On March 17th I had the privilege of launching Jane Williams’ new haiku collection, Echoes of Flight in the bushland setting of Waterworks Reserve, on a day of perfect autumn sunshine sharpened with the pungency of eucalyptus leaves and blossom.
Jane Williams is one of the most versatile writers I know. Her work covers a wide range of genres – poetry, short stories and writing for children – In fact, we can look forward to the release of a collection of poems for children and a children’s picture book later this year, making 2018 a trifecta of achievements in publishing her work. She also writes a variety of Japanese-style short form works including haibun, haiga and tanka. This latest collection, her eighth, is a selection of her haiku and senryu.
Jane Williams is a poet who notices things, who pays attention to her surroundings with curiosity and wonder. That curiosity and wonder is evident in the opening poem of her new collection.
xxxxxxxdaytime moon – my first question – why
Attention, wonder, curiosity, are evident throughout Jane’s work. I know that this quote by Mary Oliver is important to her, and it seems to sum up Jane’s own approach to her writing:
“Instructions for living a life.
Tell about it.”
Jane’s observations of the small details of the everyday shine a fresh light on what might pass as ordinary, making it seem extraordinary, so that as readers we are caught up in the sharing of that moment, and we experience an aspect of the world in a new way. We also may discover things we already knew but didn’t know how to say. If you have ever marvelled at the beauty of a wading bird reflected in still water, you will respond with recognition to this haiku:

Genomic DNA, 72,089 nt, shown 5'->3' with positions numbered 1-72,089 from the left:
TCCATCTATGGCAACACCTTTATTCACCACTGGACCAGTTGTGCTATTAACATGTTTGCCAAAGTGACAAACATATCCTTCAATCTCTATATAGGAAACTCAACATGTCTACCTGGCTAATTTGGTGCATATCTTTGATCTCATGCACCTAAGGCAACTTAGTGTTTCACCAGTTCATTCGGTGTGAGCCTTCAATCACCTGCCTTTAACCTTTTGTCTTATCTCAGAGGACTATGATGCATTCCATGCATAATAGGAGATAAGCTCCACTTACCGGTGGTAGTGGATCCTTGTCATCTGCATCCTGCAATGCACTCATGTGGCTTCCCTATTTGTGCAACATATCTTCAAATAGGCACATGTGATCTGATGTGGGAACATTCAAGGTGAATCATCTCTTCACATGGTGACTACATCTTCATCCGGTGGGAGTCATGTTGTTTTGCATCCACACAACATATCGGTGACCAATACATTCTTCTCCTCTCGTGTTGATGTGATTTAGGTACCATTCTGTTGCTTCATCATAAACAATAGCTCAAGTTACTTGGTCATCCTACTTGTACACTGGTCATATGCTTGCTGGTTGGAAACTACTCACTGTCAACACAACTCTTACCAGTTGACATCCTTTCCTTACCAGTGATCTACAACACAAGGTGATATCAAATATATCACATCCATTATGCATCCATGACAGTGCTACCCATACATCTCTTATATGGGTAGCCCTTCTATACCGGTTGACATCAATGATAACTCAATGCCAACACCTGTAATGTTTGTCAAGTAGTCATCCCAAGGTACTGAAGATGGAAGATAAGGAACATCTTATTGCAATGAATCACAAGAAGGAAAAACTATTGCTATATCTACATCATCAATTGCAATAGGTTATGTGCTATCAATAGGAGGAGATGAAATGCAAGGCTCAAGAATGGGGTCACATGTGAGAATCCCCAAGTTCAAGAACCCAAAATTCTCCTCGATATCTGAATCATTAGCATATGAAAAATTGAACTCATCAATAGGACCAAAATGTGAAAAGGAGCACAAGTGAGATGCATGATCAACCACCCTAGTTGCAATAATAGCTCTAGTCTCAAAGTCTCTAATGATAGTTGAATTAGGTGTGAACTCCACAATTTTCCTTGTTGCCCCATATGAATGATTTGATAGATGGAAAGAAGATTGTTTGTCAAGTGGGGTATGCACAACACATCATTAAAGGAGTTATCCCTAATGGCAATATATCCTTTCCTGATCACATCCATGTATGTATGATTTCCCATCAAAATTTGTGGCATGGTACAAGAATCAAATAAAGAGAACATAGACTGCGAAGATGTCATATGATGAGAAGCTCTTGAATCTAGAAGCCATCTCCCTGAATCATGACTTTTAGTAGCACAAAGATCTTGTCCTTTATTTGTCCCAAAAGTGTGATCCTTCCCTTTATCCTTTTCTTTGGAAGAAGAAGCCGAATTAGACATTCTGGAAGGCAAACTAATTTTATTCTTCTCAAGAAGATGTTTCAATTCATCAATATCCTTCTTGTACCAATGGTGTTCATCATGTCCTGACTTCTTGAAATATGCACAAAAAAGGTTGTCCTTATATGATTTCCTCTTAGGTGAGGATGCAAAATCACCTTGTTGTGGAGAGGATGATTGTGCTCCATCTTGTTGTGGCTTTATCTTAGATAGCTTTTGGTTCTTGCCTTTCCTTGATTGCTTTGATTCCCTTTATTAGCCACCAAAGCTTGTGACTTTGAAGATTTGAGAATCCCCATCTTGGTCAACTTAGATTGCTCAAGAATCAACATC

xxxxxStill water reveals
xxxxxthe heron’s twin—
xxxxxhead in the clouds
There is warmth and humour and reverence in Jane’s approach to the world. Take for example a poem like:
xxxxxcounting my blessings
xxxxxnot enough hours today
xxxbread baking the new house smells like home
xxxbeachcombing buoyed by each shell I leave
These moments reveal an intense love of life and the particularities that make up our days. In these pages we find rare objects sent by mail, rainbows inserted into text messages, the smile of the chemo nurse, the homeless person’s shopping trolley, demolition sites and dolphin pods – to mention only some of the moments that have caught the poet’s attention, astonished her and moved her to tell about it.
You will always find the same deep sense of generosity and humanity in Jane’s work, across all the genres she writes in. She celebrates life, acknowledging both its light and dark aspects. Her work has been described as compassionate, tender, forceful – these same qualities are evident in these small moments, recorded with simplicity and precision, glimpses into larger landscapes that come alive in the reader’s mind and heart.
Echoes of Flight is a book that rewards reading and rereading – each small poem gives up more of its nuances as you allow yourself to enter it and it to enter you.
Available from Ginninderra Press
Lyn Reeves, March 2018